AT&T’s Q2: Hello, new smartphone subscribers; Goodbye, Cricket prepaid customers

34 Comments

Credit: AT&T

AT&T’s(s t) Q2 earnings report today was a tale of two carriers.

On the one hand, AT&T had a record spring quarter when it came to its core postpaid business, adding 1 million net new customers. But in its prepaid business, AT&T lost 405,000 subscribers, all casualties of AT&T’s acquisition of Leap Wireless.

From Ma Bell’s perspective it’s all good news, since postpaid customers buying premium data plans are far more profitable than pay-as-you-go subscribers. But if you were still under any illusions that AT&T was going to put its full support behind Leap’s Cricket service, you can dash them right now. As I’ve written before, AT&T only wanted to cannibalize Leap for its spectrum.

AT&T Mobility CEO Ralph de la Vega said on AT&T’s earnings call that these kind of defections from Cricket were expected as AT&T began transitioning Leap’s old CDMA networks and devices to GSM technology. De la Vega said the number of customers abandoning Cricket every month is already slowing down as AT&T gets them to try out AT&T’s new unified network.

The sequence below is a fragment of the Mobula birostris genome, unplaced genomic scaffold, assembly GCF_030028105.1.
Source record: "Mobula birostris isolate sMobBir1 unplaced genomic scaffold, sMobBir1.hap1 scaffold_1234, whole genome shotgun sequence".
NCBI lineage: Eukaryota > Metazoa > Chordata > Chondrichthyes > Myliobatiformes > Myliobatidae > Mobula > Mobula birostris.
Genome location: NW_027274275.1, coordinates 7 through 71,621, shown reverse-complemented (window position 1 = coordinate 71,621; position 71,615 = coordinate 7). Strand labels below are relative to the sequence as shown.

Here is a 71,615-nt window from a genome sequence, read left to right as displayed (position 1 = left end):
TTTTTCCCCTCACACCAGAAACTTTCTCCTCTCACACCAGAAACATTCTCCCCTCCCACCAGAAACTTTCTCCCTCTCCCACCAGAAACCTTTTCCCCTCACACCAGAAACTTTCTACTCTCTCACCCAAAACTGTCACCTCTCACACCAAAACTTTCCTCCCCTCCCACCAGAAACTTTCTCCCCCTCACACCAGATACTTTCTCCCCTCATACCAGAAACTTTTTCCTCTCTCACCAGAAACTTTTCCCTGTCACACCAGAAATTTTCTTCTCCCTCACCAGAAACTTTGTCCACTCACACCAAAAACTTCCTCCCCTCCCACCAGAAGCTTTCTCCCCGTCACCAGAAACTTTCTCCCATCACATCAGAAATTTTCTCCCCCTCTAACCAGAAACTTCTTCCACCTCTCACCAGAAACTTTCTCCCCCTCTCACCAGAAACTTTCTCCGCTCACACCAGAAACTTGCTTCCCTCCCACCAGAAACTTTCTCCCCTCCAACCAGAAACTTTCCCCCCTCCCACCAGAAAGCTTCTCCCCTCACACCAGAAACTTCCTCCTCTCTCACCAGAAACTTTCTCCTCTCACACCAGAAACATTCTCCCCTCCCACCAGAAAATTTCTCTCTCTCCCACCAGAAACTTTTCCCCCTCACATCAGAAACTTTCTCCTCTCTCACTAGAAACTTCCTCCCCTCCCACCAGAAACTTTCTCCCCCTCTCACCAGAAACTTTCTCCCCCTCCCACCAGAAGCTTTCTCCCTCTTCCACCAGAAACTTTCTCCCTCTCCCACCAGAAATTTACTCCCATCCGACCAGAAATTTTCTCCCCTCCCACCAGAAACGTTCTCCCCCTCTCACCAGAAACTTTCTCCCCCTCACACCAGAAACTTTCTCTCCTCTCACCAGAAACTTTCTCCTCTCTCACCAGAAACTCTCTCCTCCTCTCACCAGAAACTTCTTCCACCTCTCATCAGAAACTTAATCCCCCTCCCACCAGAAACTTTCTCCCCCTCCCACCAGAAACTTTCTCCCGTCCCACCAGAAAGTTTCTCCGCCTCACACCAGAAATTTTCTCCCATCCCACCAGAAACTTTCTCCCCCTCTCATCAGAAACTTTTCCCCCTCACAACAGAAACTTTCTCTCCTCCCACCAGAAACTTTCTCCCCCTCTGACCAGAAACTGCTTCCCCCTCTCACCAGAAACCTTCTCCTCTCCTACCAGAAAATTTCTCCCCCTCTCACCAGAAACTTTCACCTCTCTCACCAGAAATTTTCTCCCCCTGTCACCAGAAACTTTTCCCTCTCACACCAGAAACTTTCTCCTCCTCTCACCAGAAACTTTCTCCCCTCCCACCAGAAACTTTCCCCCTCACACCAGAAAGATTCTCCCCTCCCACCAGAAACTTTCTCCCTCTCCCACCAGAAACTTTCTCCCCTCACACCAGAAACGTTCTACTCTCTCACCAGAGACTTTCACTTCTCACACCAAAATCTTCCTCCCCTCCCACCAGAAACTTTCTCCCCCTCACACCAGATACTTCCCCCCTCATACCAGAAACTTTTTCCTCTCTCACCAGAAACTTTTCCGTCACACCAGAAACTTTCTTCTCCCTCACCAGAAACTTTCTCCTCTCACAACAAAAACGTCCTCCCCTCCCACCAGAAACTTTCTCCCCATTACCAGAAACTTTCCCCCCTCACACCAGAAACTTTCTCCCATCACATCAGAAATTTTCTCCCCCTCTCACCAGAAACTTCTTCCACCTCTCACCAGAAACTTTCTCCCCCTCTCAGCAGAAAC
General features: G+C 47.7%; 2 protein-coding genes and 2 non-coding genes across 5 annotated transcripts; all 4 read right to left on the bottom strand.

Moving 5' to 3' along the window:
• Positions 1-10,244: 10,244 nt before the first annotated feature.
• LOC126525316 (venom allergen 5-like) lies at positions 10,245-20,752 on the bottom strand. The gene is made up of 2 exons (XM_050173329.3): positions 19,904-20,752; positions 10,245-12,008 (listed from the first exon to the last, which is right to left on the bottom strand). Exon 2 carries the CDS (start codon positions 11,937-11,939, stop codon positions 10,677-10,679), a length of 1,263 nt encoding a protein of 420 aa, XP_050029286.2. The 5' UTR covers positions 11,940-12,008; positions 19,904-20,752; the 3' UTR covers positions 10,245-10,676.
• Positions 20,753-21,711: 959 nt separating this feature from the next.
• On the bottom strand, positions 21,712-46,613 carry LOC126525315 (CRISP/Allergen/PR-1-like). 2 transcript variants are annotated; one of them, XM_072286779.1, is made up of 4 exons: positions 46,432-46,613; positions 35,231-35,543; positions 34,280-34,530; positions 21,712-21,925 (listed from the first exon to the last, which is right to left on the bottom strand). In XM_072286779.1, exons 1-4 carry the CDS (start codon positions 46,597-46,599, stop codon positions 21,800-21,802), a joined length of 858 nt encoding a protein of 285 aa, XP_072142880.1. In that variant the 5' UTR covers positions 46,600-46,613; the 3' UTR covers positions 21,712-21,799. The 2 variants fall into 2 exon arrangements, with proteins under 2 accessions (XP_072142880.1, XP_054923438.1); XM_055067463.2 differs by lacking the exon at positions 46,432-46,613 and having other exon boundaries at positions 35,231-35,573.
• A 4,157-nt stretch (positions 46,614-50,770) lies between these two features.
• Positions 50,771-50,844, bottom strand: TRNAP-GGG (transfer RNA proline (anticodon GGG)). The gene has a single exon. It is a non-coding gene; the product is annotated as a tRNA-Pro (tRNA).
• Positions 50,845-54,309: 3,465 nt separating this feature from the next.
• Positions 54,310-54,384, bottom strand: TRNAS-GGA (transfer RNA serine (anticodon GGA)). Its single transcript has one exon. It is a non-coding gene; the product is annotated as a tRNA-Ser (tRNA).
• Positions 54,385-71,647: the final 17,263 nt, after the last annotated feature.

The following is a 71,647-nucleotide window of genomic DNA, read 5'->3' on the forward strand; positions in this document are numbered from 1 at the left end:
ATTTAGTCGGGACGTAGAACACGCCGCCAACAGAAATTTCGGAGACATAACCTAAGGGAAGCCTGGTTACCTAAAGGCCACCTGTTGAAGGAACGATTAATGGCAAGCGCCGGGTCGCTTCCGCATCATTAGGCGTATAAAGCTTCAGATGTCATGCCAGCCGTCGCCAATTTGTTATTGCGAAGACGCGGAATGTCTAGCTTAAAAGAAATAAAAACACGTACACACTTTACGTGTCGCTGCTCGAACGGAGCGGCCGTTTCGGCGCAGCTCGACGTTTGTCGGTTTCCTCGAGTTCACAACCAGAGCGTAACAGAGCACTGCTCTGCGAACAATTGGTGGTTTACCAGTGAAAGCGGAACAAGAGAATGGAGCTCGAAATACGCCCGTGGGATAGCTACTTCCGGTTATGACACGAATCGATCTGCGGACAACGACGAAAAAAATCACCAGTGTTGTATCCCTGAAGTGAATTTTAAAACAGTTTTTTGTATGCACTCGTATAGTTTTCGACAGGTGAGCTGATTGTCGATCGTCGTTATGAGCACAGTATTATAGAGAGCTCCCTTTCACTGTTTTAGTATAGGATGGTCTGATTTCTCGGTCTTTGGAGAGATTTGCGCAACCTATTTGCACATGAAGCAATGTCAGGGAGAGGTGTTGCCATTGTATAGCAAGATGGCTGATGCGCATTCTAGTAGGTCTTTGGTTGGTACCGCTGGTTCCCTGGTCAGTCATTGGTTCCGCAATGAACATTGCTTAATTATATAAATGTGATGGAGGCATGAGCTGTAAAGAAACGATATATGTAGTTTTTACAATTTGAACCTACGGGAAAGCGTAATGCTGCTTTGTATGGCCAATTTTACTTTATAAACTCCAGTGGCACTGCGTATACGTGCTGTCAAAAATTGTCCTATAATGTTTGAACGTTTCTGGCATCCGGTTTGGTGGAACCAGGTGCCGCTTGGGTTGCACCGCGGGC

Ralph De La Vega, AT&T Mobility CEO

AT&T Mobility CEO Ralph de la Vega (Photo: Om Malik)

However, no former Cricket customers upgraded to AT&T postpaid plans, de la Vega pointed out, meaning AT&T reached 700,000 smartphone net adds entirely by luring them away from other carriers. So we’re basically seeing flight in two different directions: postpaid customers arriving and prepaid customers leaving.

Turning to the numbers, AT&T recorded a profit of $3.6 billion, down from the $3.8 billion posted a year ago, off of revenue of $32.6 billion. On the wireline side, AT&T added 190,000 U-Verse TV subscribers and 488,000 U-Verse internet customers, though as always wireless continued to dominate its consumer business.

AT&T Mobility had a record postpaid churn rate of 0.86 percent, meaning a much smaller percentage of its core customer base departed for other carriers than in previous quarters. AT&T chalked that up to its evolving business model, which is focused heavily on shared data plans and its new Next upgrade program.

Graphic: AT&T